New Delhi: Many thought that 2009 would be the year of start-up obituaries. Almost miraculously, venture capital (VC) funds that invested in start-ups did survive the economic downturn, although deals fell sharply.
What do we have in store this year? For most VC investors, the India growth story is still exciting enough, with 50% hoping to do more deals in 2010. A little more than one-third, which amounts to around 35%, of the respondents to the VCCircle Deal Outlook 2010 survey have said that deal-making will continue at the same pace.
This optimism may be due to the fact that in early-stage VC deals, valuations may not be such a deterrent compared with growth capital, or private equity (PE) deals, where benchmarks are often publicly traded companies.
VC firms are keen on chasing themes that are recession-proof and non-cyclical. Education has won hands down with 71% of the respondents wanting to invest in the space. This is up from last year’s 61%. The sector has already seen some traction in terms of deals.
Around 50% said they will bet on mobile value-added services, consumer Internet and information technology (IT)-related companies, giving credence to the fact that Indian consumption-driven sectors will see more traction.
Other sectors on top of the VC radar are healthcare, clean technology and microfinance. While 42% of the VC companies surveyed want to invest only in early-stage companies, the rest are looking for a mix of deals between early, mid and late stages.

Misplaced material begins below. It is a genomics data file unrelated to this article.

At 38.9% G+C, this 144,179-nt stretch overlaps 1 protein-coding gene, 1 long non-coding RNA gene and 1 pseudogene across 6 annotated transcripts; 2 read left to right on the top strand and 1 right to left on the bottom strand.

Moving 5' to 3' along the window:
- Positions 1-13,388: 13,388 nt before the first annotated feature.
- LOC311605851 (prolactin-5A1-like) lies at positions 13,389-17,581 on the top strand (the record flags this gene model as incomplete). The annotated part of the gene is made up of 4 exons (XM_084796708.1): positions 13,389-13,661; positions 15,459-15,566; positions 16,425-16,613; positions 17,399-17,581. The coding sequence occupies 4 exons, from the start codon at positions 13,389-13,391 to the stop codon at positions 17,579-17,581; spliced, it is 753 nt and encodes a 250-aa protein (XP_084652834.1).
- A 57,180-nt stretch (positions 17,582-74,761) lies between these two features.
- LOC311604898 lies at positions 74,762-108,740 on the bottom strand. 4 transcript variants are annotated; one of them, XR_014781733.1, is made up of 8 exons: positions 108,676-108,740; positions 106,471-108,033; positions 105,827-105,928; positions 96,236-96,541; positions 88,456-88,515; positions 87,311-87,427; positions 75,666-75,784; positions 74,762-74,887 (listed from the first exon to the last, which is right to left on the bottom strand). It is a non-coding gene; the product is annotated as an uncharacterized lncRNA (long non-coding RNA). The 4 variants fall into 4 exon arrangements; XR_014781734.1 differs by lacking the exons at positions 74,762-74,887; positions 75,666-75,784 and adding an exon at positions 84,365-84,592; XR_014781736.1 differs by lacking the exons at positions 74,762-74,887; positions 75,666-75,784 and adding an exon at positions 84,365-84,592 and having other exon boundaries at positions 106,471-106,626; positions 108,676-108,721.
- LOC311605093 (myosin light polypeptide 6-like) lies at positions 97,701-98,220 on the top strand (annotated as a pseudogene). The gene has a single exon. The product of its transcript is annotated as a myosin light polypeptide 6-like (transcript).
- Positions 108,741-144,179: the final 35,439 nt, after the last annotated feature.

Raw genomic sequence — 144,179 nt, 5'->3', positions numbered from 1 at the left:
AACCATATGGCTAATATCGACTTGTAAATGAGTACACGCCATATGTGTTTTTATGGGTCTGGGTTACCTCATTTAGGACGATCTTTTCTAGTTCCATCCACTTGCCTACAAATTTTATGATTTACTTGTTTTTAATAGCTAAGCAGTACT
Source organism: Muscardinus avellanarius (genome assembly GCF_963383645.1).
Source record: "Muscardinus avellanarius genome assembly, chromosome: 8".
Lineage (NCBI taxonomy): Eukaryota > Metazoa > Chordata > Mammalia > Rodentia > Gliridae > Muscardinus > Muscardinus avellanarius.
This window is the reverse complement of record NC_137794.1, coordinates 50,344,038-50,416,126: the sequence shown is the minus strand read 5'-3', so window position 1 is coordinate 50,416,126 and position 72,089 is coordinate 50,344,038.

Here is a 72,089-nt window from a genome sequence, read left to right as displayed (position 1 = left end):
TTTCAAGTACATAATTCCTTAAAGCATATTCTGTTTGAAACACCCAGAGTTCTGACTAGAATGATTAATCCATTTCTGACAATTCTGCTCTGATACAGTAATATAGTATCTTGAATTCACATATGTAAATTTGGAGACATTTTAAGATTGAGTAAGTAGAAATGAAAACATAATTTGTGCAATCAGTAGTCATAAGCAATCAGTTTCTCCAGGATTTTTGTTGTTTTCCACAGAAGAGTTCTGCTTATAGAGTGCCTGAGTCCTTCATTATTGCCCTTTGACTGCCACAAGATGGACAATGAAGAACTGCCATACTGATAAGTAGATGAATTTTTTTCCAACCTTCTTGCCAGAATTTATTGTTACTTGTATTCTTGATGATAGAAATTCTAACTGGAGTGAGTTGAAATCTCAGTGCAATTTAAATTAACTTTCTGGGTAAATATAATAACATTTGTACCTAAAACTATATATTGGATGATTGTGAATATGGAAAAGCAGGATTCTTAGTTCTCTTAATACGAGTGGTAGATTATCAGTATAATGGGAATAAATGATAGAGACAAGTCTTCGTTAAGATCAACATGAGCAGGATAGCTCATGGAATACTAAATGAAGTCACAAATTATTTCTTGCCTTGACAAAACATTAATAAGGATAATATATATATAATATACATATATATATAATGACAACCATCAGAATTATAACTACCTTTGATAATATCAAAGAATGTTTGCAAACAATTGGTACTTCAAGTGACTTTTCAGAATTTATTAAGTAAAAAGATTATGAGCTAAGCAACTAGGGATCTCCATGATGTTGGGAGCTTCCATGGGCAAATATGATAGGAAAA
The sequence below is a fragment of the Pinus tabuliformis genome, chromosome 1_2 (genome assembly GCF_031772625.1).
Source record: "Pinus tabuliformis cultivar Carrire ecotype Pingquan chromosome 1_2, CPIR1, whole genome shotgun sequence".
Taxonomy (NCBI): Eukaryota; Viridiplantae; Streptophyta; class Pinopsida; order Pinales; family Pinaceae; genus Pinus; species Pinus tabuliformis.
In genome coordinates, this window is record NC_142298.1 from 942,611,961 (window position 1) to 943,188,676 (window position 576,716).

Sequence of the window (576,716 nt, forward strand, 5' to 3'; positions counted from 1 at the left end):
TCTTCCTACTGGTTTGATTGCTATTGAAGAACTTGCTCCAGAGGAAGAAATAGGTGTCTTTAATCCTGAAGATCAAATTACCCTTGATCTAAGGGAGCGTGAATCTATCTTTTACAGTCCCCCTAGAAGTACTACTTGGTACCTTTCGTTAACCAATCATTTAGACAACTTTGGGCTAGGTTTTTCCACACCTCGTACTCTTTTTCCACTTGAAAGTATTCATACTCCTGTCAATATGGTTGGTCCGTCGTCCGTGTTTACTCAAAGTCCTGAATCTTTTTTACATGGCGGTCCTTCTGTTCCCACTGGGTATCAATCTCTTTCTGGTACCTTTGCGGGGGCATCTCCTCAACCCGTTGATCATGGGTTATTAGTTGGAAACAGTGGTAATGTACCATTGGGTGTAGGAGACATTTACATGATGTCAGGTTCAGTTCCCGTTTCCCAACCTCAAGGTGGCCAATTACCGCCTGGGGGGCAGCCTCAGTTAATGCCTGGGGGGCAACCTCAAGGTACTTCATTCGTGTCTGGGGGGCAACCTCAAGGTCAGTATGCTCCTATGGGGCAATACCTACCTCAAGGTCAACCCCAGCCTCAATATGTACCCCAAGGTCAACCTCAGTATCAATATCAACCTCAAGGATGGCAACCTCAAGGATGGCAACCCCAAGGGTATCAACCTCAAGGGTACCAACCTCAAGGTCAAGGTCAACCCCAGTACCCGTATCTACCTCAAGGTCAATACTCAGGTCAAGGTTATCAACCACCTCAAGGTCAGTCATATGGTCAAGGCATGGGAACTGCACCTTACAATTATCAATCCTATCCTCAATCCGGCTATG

With Silicon Valley scripting a recovery, there is a sense that more VC funds may seek a global presence. “It is likely that some of the global VCs (companies) who slowed down in 2009 will re-emerge,” said Kanwaljit Singh, managing director at Helion Advisors Pvt. Ltd. The casualty in 2009 was Battery Ventures, a US-based VC company, which shut its India office last year.
Nearly 46% of the respondents surveyed said that more investors will find their way into India, while around 38%, thought otherwise. The popular perception is that last year’s downturn sent performance milestones of portfolio companies and VC firms’ exit horizon into a tailspin.
But, surprisingly, nearly half of the respondents, around 46%, said that more than three-fourths of their portfolio companies had met their targets. And 38% said that half to three-quarters of their portfolio firms achieved the targets.
Did VC funds escape massive write-offs on their investments? If they did so, that would have been be an achievement, given that this class of investors enters firms at a stage when they are fragile and vulnerable.
Content from VCCIRCLE